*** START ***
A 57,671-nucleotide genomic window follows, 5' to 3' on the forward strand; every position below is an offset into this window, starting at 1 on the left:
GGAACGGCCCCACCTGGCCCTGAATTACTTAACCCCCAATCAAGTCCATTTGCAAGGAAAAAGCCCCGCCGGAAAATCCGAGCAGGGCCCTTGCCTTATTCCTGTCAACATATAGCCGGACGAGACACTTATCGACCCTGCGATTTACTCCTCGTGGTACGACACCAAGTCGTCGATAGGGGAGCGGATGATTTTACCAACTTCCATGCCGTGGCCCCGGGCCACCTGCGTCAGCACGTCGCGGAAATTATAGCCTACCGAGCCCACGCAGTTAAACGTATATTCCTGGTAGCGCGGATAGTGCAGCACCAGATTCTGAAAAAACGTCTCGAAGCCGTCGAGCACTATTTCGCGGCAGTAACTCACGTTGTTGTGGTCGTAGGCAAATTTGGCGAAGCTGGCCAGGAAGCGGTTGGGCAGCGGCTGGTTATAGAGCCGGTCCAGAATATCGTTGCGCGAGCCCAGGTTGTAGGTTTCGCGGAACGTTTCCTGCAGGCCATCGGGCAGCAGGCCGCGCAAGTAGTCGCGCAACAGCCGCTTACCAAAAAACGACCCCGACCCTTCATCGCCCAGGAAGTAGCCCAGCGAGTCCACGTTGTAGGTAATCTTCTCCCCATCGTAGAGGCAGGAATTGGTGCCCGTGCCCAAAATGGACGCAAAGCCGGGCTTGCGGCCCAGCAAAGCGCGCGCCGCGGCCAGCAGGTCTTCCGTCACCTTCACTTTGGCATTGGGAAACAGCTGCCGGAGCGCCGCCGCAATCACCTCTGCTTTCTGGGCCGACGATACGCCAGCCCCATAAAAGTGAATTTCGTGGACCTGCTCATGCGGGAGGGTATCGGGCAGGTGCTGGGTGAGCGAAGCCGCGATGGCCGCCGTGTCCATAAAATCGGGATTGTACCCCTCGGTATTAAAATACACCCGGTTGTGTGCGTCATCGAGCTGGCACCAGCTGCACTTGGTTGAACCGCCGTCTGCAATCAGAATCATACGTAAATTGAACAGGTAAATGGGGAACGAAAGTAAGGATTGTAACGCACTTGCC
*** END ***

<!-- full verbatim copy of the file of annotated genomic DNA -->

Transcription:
A 57,671-nucleotide genomic window follows, 5' to 3' on the forward strand; every position below is an offset into this window, starting at 1 on the left:
GGAACGGCCCCACCTGGCCCTGAATTACTTAACCCCCAATCAAGTCCATTTGCAAGGAAAAAGCCCCGCCGGAAAATCCGAGCAGGGCCCTTGCCTTATTCCTGTCAACATATAGCCGGACGAGACACTTATCGACCCTGCGATTTACTCCTCGTGGTACGACACCAAGTCGTCGATAGGGGAGCGGATGATTTTACCAACTTCCATGCCGTGGCCCCGGGCCACCTGCGTCAGCACGTCGCGGAAATTATAGCCTACCGAGCCCACGCAGTTAAACGTATATTCCTGGTAGCGCGGATAGTGCAGCACCAGATTCTGAAAAAACGTCTCGAAGCCGTCGAGCACTATTTCGCGGCAGTAACTCACGTTGTTGTGGTCGTAGGCAAATTTGGCGAAGCTGGCCAGGAAGCGGTTGGGCAGCGGCTGGTTATAGAGCCGGTCCAGAATATCGTTGCGCGAGCCCAGGTTGTAGGTTTCGCGGAACGTTTCCTGCAGGCCATCGGGCAGCAGGCCGCGCAAGTAGTCGCGCAACAGCCGCTTACCAAAAAACGACCCCGACCCTTCATCGCCCAGGAAGTAGCCCAGCGAGTCCACGTTGTAGGTAATCTTCTCCCCATCGTAGAGGCAGGAATTGGTGCCCGTGCCCAAAATGGACGCAAAGCCGGGCTTGCGGCCCAGCAAAGCGCGCGCCGCGGCCAGCAGGTCTTCCGTCACCTTCACTTTGGCATTGGGAAACAGCTGCCGGAGCGCCGCCGCAATCACCTCTGCTTTCTGGGCCGACGATACGCCAGCCCCATAAAAGTGAATTTCGTGGACCTGCTCATGCGGGAGGGTATCGGGCAGGTGCTGGGTGAGCGAAGCCGCGATGGCCGCCGTGTCCATAAAATCGGGATTGTACCCCTCGGTATTAAAATACACCCGGTTGTGTGCGTCATCGAGCTGGCACCAGCTGCACTTGGTTGAACCGCCGTCTGCAATCAGAATCATACGTAAATTGAACAGGTAAATGGGGAACGAAAGTAAGGATTGTAACGCACTTGCC